What does the future of the energy industry look like, and how will it affect your business?
No other industry impacts society the way energy does, as the ebbs and flows of the energy industry have cascading effects on transportation, food production, home construction and other vital sectors of business.
The impact of energy is so complete that, if you run a business — any type of business — the energy market will impact you in some way. As a result, it is imperative that you stay current with what’s happening in the energy industry, and where it might be headed in the coming months and years.
The energy industry is volatile for a variety of reasons. There are frequent headlines about the geopolitical strife that causes gas prices to spike, or the domestic instability that leads to higher home heating prices during the winter. But the industry itself is inherently volatile, with numerous energy resources battling for market share, and it is one such internal struggle that is changing the face of energy on a large scale.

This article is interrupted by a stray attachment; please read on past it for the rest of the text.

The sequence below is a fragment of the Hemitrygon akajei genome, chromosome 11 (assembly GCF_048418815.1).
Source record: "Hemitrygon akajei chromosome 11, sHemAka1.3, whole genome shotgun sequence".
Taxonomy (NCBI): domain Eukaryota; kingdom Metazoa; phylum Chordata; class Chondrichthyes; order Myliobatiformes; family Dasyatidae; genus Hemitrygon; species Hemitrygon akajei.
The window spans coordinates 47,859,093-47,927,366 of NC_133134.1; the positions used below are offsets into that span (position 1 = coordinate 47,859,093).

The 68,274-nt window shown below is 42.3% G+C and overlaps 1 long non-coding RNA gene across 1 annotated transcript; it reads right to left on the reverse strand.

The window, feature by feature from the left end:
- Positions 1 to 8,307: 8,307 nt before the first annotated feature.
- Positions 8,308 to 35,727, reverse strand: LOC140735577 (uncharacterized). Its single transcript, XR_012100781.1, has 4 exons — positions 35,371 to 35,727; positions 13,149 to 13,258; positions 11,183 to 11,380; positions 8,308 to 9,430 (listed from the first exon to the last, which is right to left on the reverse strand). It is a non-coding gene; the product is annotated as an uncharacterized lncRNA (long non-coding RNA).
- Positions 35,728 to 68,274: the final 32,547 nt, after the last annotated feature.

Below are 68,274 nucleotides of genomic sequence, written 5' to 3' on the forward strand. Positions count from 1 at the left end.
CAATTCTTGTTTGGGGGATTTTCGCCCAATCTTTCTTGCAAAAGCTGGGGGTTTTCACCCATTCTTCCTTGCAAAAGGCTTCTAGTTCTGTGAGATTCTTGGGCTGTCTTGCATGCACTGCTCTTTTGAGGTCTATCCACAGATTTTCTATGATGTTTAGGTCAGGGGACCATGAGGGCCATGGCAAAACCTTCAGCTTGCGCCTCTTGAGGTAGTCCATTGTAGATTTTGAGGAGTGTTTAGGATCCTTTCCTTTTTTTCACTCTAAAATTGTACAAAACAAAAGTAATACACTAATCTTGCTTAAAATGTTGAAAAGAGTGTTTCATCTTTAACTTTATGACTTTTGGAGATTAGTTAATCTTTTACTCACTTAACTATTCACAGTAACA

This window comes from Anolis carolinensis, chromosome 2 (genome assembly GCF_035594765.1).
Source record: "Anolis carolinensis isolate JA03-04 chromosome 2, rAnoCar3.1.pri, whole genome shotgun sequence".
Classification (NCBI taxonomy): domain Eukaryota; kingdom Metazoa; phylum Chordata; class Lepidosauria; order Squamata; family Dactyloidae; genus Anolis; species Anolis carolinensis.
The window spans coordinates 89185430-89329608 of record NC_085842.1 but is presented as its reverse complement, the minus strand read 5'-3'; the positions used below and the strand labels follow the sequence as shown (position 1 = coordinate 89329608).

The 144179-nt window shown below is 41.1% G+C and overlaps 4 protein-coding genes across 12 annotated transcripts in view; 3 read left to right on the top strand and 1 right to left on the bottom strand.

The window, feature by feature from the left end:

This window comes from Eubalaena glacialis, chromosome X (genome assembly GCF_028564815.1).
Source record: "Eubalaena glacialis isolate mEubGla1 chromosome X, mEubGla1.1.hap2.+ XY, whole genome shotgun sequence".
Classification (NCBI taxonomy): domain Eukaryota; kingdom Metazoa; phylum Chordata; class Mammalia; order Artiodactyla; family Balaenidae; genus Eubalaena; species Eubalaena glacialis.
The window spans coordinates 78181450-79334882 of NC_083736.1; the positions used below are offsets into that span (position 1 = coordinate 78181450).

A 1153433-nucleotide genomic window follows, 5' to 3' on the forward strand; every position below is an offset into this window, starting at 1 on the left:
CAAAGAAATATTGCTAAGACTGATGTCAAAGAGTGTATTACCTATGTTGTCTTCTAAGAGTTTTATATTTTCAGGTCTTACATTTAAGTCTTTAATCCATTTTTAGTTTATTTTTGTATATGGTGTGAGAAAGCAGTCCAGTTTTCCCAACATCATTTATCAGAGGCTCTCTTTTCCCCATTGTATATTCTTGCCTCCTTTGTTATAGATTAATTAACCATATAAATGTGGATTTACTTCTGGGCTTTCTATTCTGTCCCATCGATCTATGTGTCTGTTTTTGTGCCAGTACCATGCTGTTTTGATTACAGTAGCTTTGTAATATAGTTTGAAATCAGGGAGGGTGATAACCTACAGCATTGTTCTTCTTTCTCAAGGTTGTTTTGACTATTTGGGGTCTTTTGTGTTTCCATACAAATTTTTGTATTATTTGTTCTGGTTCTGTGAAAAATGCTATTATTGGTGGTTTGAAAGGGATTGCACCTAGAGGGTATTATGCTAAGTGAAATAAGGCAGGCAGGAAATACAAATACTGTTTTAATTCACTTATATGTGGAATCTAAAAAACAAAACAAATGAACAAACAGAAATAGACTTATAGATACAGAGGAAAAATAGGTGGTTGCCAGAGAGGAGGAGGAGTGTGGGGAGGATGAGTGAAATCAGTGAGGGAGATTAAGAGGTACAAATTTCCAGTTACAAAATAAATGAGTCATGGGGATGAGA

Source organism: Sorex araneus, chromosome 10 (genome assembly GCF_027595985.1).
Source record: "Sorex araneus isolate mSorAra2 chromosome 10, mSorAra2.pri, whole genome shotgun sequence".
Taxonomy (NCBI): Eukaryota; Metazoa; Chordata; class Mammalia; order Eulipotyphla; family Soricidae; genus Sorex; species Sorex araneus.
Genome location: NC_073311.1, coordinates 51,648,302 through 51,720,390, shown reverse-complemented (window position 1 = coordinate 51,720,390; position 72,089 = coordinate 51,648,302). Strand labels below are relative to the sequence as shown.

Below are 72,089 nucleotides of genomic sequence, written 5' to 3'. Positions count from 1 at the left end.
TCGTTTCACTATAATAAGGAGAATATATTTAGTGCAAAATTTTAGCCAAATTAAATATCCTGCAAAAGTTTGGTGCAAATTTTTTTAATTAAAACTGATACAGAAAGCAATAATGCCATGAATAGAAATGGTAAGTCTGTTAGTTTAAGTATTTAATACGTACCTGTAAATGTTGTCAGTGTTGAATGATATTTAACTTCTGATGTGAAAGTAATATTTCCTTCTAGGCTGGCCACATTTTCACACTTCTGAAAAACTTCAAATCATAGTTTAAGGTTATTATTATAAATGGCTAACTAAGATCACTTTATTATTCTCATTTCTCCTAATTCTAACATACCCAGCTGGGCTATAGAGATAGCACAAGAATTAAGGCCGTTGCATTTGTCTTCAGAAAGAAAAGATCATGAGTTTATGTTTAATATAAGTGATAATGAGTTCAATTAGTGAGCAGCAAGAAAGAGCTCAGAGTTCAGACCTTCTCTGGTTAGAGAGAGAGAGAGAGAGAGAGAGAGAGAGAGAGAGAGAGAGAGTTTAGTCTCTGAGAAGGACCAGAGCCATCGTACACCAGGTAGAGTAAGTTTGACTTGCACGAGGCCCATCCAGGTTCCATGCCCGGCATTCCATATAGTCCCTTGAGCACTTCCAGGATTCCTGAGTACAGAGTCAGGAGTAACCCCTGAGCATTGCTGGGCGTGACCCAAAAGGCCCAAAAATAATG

Hydraulic fracturing, commonly known as fracking, has changed the face of the energy industry. Although the concept of fracking has been around for decades, technological advancements have made it a financially viable method for accessing the natural gas contained in the vast shale fields located throughout North America.
The result is a windfall of natural gas, which is replacing older energy sources such as coal.
“It has really been a game changer,” says Gary Voth, a CPA and energy industry specialist at the Houston office of accounting firm Pannell Kerr Forster of Texas, P.C., a member of the Leading Edge Alliance. “Natural gas is replacing coal as a main energy source, and that will likely impact our economy for at least the next several generations.”
Specifically, the high availability of natural gas is having a profound impact on how electricity is produced.